Attested: Ptolemy 2,3,1 Κλωτα estuary; Tacitus Agricola Clota; Cled at position 274 in the Ravenna Cosmography
insula Clota in Hiverione (variant Glota) in the Maritime Itinerary; Bede Alcluith
Where: The river Clyde.
Name Origin: Possibly from PIE *kleuə- ‘to wash’, the root of words such as cloaca ‘drain’, κλυζω ‘to wash away’, κλυδων ‘rough water’, clyse (Somerset dialect) ‘sluice gate’, and probably Irish glais ‘stream’ (as in Glasgow). Clota survived into Alt Clut (the kingdom of Strathclyde around Dumbarton Rock) and modern Clyde. More likely is a link with κλωθω ‘to twist; to spin’, because the upper Clyde is distinctively twisty.
Notes: The Ravenna Cosmography says, near the end: Per quam Scotiam transeunt plurima flumina. Inter cetera quae dicuntur. Id est: et Sodisinam. Cled. Terdec. Richmond & Crawford interpreted that as referring to a river in Ireland, but etsi desinam would be standard Latin for something like ‘although I would close with’ and Terdec is a variant/abbreviated version of tredecim ‘thirteen’. As it happens, there are 13 historically inhabited islands in the Clyde estuary: Bute, Inchmarnock, Arran, Holy Island, Great Cumbrae, Little Cumbrae, Eilean Dearg, Sanda, Pladda, Davaar, Horse Isle, Lady Isle, and Ailsa Craig. However, in Ireland Ptolemy named 16 river mouths (possibly those leading to Derry, Coleraine, Belfast, Newry, Dundalk, Drogheda, Dublin, Wexford, Waterford, Cork, Kenmare, Tralee, Limerick, Galway, Sligo, and Ballyshannon), so it is entirely possible that 13 of them were significant harbours known to Roman sailors and would therefore figure on a source map for the Cosmography.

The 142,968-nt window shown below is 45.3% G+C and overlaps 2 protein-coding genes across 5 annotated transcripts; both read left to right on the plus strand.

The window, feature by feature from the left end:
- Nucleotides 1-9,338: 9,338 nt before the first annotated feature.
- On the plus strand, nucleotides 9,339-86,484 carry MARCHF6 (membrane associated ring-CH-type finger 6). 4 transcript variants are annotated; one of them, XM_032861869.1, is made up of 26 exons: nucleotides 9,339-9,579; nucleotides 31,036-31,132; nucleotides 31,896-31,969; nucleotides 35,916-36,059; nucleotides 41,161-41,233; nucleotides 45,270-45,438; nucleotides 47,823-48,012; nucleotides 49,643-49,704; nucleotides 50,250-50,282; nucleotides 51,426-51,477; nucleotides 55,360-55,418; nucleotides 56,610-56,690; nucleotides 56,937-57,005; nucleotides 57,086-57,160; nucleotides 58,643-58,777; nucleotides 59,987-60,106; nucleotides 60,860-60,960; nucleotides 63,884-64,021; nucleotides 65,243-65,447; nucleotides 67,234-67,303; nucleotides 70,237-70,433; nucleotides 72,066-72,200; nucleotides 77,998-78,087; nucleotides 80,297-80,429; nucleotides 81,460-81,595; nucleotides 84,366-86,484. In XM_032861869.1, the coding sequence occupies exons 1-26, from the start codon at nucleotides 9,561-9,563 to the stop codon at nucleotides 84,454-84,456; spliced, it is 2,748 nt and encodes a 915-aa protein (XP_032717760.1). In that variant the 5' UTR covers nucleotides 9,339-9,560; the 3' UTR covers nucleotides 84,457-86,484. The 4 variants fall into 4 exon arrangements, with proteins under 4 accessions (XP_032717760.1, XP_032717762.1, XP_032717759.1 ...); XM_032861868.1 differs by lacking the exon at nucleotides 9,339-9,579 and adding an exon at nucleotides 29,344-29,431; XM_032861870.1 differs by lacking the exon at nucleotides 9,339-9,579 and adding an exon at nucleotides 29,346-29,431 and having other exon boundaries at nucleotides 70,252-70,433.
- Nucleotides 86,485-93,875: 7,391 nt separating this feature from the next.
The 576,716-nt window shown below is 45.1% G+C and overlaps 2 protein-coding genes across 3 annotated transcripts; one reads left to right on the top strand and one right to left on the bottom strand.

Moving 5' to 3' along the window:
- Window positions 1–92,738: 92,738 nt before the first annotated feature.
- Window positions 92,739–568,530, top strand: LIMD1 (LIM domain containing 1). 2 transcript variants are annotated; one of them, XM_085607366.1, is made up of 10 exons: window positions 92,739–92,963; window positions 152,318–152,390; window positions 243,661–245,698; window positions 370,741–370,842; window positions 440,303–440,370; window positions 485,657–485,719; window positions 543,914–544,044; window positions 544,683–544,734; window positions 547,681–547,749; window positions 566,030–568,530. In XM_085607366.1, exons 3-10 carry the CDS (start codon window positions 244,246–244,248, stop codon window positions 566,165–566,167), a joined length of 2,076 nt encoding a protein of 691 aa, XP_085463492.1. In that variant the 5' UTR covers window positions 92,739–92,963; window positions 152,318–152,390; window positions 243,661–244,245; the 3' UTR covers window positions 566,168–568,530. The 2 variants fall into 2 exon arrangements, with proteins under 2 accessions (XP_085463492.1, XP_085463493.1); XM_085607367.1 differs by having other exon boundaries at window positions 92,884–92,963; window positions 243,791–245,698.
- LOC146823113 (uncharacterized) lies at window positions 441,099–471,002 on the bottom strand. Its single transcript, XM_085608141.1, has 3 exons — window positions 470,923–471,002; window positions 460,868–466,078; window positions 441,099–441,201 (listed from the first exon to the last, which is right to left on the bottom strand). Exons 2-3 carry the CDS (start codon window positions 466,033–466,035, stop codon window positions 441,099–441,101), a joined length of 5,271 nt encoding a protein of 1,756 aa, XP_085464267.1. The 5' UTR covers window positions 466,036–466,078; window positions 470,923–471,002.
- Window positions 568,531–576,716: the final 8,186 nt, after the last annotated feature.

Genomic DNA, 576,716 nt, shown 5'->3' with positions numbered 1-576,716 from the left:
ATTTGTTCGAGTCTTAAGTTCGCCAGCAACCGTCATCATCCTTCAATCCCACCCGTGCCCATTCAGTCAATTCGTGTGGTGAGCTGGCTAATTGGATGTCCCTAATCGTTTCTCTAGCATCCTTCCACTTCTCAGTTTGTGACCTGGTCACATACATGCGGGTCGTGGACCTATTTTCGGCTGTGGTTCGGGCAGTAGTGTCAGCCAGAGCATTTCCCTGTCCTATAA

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Last edited 25 November 2022 to main Menu.